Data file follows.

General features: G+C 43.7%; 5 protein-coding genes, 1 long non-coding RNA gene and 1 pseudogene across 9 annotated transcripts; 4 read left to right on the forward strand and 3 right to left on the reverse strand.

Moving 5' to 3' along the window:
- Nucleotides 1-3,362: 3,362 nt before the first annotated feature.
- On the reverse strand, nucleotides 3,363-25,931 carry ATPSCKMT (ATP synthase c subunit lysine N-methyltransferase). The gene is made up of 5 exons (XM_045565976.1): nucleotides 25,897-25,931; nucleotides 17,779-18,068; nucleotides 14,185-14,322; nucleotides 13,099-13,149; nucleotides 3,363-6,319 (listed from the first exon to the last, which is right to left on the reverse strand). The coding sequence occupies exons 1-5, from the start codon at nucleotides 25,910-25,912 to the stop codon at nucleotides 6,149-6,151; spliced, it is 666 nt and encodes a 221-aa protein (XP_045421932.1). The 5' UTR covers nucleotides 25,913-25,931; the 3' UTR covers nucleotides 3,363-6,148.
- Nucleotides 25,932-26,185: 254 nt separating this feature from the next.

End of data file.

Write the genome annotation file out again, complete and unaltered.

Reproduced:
General features: G+C 43.7%; 5 protein-coding genes, 1 long non-coding RNA gene and 1 pseudogene across 9 annotated transcripts; 4 read left to right on the forward strand and 3 right to left on the reverse strand.

Moving 5' to 3' along the window:
- Nucleotides 1-3,362: 3,362 nt before the first annotated feature.
- On the reverse strand, nucleotides 3,363-25,931 carry ATPSCKMT (ATP synthase c subunit lysine N-methyltransferase). The gene is made up of 5 exons (XM_045565976.1): nucleotides 25,897-25,931; nucleotides 17,779-18,068; nucleotides 14,185-14,322; nucleotides 13,099-13,149; nucleotides 3,363-6,319 (listed from the first exon to the last, which is right to left on the reverse strand). The coding sequence occupies exons 1-5, from the start codon at nucleotides 25,910-25,912 to the stop codon at nucleotides 6,149-6,151; spliced, it is 666 nt and encodes a 221-aa protein (XP_045421932.1). The 5' UTR covers nucleotides 25,913-25,931; the 3' UTR covers nucleotides 3,363-6,148.
- Nucleotides 25,932-26,185: 254 nt separating this feature from the next.